Musical Careers – A Different Path – Part 3

So in comes the hybrid job: songwriter/producer. Doing both enables the songwriter to get into sound design, which otherwise would be left to the producers and the recording engineers. Sound design applies the science of the engineering on the producer’s part of the recording process–putting together the song by whatever means necessary. People can use music apps to assemble samples, loops, beats, their own recordings, their friends playing instruments, you name it! So since it’s easy and cheap, some people just use their iPhones with their MacBooks.

I never expected lo-fi to be a thing, because as a songwriter dabbling in sound design, lo-fi didn’t feel like a choice. Lo-fi used to be what it sounded like when you had some low quality samples or some odd free digital instrument. Anyways, it’s pretty common to find a songwriter/producer–these hybrid individuals are usually members in a band, or the solo artist producing in their bedroom, or the independent record labels. Many singer-songwriters are already involved in the production of their own stuff like (I think) Drake, Lorde, and Ed Sheeran.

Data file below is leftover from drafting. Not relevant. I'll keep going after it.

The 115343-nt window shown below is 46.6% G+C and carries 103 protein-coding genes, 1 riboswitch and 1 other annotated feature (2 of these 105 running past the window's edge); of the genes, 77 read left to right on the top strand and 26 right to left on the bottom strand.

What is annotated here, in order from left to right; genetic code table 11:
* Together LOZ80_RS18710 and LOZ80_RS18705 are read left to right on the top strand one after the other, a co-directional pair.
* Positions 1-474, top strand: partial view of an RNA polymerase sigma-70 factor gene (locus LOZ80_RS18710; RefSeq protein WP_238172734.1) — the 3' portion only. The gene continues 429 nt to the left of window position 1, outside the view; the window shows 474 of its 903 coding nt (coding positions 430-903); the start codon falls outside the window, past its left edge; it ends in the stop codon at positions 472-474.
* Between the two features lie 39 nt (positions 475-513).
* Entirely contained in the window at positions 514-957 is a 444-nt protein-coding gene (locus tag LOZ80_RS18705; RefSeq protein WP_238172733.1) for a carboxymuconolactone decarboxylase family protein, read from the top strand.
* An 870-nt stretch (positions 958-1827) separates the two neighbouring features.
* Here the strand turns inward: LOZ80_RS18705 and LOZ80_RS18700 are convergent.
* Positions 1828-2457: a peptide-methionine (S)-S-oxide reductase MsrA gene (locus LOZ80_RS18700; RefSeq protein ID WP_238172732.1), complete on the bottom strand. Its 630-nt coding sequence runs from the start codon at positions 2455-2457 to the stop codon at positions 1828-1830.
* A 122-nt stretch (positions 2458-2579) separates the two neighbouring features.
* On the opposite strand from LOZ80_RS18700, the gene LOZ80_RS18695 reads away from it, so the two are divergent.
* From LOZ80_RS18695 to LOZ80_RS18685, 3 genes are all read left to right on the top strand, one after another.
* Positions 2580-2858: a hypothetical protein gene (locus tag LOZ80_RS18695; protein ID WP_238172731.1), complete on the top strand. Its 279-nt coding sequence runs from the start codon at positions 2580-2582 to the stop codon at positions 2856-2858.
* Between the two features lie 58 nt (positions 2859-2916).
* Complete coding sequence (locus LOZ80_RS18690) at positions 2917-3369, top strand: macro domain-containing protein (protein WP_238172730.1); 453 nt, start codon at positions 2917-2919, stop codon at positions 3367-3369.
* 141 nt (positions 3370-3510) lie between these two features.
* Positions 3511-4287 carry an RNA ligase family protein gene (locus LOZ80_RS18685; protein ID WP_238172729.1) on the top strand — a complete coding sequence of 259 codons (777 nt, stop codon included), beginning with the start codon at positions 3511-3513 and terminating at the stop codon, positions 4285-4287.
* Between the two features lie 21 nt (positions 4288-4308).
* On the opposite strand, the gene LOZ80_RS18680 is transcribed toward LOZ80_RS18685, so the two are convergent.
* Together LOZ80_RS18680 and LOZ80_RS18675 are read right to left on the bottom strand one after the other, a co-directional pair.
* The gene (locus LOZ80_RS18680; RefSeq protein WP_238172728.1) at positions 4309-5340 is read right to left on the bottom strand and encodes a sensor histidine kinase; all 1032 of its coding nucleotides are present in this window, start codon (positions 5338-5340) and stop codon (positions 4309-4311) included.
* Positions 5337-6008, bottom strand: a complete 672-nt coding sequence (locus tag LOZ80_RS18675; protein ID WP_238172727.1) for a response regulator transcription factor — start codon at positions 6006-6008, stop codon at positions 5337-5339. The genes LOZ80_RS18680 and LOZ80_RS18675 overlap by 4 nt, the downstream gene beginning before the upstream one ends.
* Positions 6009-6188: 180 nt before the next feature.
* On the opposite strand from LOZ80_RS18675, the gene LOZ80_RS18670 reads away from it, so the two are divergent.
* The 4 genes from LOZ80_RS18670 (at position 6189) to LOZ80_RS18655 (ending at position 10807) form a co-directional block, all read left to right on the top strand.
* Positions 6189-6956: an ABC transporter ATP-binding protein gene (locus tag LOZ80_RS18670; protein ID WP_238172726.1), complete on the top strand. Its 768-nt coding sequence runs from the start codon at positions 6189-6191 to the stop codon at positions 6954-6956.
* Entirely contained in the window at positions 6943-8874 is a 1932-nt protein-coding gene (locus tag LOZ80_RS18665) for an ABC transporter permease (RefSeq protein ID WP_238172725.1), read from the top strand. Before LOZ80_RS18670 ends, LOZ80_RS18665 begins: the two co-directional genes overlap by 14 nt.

So as a band member of Flaccid Acid, it’s already part of my job to co-write songs. And since I got all of the band members’ mics and the massive 24-channel mixer, I might as well co-produce and engineer the tracks. Being a band member already makes me part of the artist being recorded and the production process. That already makes me the artist/producer that I sort of went for the whole time.

So I’m already at my dream career of being an artist/producer, which means I’m already thrilled to be a part of some collaborative songwriting project. Bands don’t have to live together to produce tracks. And learning how to engineer and produce songs is just a bonus. This songwriter with bonus knowledge can provide to an engineer a demo filled with the production/engineering tricks (sound design) that they want in their recording. Some of the bolder songwriters produce their own stuff and put it onto CDs, vinyls, streaming services, and online stores. That’s something Flaccid Acid could theoretically do.

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